Everything else he said was like the German national soccer team using words like a ball. Reading the news reports made me wish I had been there to watch him slam the volleys of points into our national mental goalmouth.

“Uganda’s liberalised sectors are dominated by foreign investors; Ugandans should not be exploited; nationals should be charged lower bank interest rates; 80% of Uganda’s time is spent discussing politics, which is too much; the media should practice responsible journalism; there are too many MPs compared to the size of the country; and most of the MPs that form that large number do not know how to debate, rarely do research, and thus the quality of their output is low.”

Just reading that paragraph there you can imagine how the Parliamentary spokespeople and many MPs felt like a team of Brazilians on a small, overcrowded pitch, considering that Oulanyah is Deputy Speaker of the House.

Getting into the defence against an attack like Oulanyah’s is not easy – but in the spirit of fair play let’s consider this without rejecting his goals, and play all the way to the end:

Our Members of Parliament are representatives of the people. From a strictly grammatical point of view, those 385 or so ladies and gentlemen that the 35million of us have sent to the House are a sample of what we are, in general as a population. If we were a nation of 35 million loquacious but eloquent individuals with an excellent train of thought every time we activated our minds, then our representatives would wax lyrically in the chambers of that House and have the world balancing off everything that dripped off their tongues.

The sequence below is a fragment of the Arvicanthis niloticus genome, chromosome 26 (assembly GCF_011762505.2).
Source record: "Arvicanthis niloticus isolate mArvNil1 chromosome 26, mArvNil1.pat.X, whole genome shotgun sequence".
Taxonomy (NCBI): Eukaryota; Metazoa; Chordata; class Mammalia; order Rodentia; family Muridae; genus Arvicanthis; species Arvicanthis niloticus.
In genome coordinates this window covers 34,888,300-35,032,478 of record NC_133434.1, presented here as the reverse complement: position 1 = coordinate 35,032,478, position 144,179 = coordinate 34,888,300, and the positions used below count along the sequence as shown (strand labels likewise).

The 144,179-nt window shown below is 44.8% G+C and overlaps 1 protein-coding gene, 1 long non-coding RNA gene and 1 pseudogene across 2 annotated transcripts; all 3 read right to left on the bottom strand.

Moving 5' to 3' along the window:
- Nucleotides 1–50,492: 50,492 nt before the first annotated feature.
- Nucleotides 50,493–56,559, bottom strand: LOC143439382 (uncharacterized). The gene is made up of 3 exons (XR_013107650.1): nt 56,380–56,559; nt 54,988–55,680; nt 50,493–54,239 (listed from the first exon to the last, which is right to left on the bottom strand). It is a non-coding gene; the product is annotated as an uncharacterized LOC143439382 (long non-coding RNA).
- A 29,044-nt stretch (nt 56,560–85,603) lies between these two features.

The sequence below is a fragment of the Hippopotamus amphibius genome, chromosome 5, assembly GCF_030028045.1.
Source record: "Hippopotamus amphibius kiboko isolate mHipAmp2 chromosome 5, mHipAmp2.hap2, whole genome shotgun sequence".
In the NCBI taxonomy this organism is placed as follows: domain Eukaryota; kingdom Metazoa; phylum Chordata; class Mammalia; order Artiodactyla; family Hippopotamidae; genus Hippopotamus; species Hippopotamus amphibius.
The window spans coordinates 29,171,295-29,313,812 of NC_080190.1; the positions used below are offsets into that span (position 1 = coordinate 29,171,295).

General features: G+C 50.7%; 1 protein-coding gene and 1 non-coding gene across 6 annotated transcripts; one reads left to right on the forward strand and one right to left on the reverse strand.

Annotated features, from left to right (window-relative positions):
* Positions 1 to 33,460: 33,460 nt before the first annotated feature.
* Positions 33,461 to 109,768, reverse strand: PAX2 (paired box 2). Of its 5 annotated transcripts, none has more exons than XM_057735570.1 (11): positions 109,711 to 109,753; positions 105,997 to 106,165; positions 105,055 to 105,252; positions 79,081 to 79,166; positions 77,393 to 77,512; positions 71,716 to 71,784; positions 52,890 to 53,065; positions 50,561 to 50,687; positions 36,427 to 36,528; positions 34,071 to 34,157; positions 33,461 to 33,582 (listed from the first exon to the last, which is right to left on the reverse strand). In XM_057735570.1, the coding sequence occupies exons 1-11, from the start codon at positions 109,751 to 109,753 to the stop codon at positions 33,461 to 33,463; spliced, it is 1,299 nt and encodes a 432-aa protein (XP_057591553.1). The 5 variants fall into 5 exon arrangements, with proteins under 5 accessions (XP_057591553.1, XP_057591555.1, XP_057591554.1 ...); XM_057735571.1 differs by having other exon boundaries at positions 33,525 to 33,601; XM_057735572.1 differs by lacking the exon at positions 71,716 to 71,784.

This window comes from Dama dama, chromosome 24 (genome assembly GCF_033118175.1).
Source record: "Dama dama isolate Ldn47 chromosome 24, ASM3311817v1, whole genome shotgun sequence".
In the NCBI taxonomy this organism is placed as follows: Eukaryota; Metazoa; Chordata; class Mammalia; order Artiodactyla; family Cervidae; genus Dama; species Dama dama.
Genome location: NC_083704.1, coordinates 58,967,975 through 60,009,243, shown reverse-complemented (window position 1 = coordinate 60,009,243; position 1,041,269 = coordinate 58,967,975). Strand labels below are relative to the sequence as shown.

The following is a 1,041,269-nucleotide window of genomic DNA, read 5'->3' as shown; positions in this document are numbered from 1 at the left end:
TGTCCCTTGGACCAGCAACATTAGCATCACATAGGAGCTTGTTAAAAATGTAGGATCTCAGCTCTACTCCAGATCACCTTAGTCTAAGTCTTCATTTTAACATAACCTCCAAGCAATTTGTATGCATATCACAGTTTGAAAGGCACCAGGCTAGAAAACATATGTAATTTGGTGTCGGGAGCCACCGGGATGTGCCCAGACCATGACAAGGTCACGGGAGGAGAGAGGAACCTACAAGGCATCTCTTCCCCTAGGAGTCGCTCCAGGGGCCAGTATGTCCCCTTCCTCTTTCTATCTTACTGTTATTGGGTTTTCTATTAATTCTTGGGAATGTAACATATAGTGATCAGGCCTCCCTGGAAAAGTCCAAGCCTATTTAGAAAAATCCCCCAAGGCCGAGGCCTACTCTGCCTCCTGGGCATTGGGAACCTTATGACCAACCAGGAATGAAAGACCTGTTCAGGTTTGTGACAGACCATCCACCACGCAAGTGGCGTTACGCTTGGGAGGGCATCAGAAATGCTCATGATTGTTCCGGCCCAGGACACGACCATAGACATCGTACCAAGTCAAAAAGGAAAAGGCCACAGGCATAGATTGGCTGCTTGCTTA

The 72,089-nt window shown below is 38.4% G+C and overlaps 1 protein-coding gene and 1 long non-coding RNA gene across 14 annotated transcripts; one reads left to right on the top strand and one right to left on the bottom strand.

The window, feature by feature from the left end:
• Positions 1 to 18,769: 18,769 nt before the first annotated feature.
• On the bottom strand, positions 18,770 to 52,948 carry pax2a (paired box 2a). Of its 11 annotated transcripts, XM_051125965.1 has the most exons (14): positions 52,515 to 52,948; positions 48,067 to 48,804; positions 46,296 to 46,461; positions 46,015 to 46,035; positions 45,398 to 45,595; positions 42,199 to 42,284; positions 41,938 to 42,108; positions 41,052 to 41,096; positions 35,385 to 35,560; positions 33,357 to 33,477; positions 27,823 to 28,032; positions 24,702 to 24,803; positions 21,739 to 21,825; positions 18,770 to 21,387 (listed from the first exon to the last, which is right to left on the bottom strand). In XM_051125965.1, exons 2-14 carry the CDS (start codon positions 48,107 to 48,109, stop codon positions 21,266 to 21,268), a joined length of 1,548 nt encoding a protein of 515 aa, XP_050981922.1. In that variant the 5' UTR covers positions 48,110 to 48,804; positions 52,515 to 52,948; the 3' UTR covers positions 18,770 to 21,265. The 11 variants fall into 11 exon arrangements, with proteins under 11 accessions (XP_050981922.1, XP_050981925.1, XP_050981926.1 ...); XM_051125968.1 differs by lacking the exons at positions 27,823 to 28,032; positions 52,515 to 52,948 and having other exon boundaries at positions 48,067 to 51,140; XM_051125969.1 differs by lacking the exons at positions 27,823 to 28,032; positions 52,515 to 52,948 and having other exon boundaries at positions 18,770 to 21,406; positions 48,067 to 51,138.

Mathematically, game theorists and statisticians would surely bear testimony to that reality as well; even proponents of the 80/20 principle would have us expect that only 20% of the eminent ladies and gentlemen that the Rt. Hon. Oulanyah declared to be (insert appropriate interpretation of his statement) at holding forth intellectual, high quality debate, should be good at it.

In fact, however, the Rt. Hon. Oulanyah should judge from a lot of the happenings that we see in our every day lives – from the manner in which we navigate through traffic with the impatience of nursery school children suffering pressing bladders; to the way some public officers manage responsibility like conflicted adolescents whose parents leave town after misguidedly entrusting them with shopping money over a long weekend.

The quality of debate in Parliament can only be a reflection of society – the way our representatives are a reflection of ourselves.